After analyzing the 15 largest NASDAQ companies – about 37% of the $2 trillion NASDAQ index – 2001 pro forma profits earnings added up to $25 billion. Real earnings were about half, or $13 billion. But total option expenses for the 15 firms were $12.5 billion.
"That means pro forma income was cut in half," says Mauldin "and real, Honest-to-Pete profits were a mere $423 million, give or take a few million."
Mauldin notes if you take away Microsoft, the combined earnings of the remaining 14 is a negative $3.5 billion. "That means 14 of the largest NASDAQ firms could not combine to make a profit," Mauldin continues. "if you deduct the expense of their options. Seven of these firms had negative earnings once options were deducted."
If history… symmetry or gravity… have any pull, this group of the 15 largest stocks on the Nasdaq are subject to "[another] a 50% drop from today’s levels."
Eric, how do numbers like these play in New York?
Eric Fry in on Wall Street…
– The stock market was fresh out of miraculous comebacks yesterday. Stocks dropped shortly after the opening bell, just like they’ve done on many mornings recently. But this time, the market didn’t bounce back. The Dow fell 230 points to 8,507, while the Nasdaq tumbled nearly 4% to 1,280.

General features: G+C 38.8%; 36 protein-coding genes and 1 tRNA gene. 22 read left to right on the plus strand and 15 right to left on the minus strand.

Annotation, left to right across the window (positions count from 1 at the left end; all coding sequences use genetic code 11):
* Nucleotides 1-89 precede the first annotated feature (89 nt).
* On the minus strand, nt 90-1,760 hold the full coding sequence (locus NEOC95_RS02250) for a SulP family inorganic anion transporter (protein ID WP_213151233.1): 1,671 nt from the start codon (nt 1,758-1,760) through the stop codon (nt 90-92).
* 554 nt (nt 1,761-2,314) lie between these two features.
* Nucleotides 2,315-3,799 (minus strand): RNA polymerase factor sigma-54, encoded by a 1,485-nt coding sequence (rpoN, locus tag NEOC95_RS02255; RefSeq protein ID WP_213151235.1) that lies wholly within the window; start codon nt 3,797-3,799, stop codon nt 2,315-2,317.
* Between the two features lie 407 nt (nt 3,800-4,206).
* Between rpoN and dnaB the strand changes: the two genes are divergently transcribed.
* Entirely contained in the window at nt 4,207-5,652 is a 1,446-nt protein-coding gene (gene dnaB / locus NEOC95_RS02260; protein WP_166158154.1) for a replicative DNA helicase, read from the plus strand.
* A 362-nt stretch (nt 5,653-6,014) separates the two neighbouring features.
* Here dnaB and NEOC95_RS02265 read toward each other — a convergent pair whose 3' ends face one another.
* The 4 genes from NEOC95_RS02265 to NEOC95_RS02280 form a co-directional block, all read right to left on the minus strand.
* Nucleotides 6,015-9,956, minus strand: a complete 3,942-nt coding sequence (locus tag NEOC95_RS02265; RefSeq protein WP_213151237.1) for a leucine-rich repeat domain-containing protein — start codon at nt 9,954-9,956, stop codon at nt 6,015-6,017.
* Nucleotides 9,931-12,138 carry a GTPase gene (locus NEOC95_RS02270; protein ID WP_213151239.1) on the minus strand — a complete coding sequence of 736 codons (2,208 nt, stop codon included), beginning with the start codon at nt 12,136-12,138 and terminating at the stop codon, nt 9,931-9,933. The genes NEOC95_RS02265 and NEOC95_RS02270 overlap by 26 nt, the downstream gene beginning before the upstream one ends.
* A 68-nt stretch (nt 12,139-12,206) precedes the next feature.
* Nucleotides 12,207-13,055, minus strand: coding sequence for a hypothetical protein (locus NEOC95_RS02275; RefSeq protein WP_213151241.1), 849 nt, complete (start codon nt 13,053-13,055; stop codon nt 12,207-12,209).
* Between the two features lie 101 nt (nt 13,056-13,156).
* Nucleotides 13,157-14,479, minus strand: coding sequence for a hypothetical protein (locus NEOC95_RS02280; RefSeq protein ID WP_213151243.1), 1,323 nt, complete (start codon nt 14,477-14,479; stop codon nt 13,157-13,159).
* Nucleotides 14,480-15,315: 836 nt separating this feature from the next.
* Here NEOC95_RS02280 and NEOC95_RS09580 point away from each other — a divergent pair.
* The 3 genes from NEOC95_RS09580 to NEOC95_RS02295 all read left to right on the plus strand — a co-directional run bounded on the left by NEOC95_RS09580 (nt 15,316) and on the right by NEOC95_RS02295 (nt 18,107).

– All of a sudden, the market’s spectacular bear-market rally since July 23 is starting to look somewhat less spectacular. Sure, the blue chips have jumped more than 10% since the rally began last week, but the Nasdaq has gained only 4% since then. And the hapless index still languishes 34% below where it started the year.
– While stocks struggled yesterday, gold finally poked its head out of the avalanche of sell orders that buried it last week. Although the yellow metal dipped briefly below $300 early in the morning, it climbed steadily higher throughout the day to end the trading session up 80 cents at $306 an ounce.
– The casualties of the equity bear market continue to pile up, including some very unlikely casualties, like the air conditioning on New York subways. The city’s Metropolitan Transit Authority has shut down the air conditioning on several subway lines. Rumor has it; the city is trying to save money. It’s bad enough having to endure Mr. Market’s abuse all day long, without having to head home from the office in a 100-degree subway car. Curiously, the Lexington Line, which is the subway line favored by Mayor Bloomberg, remains air-conditioned.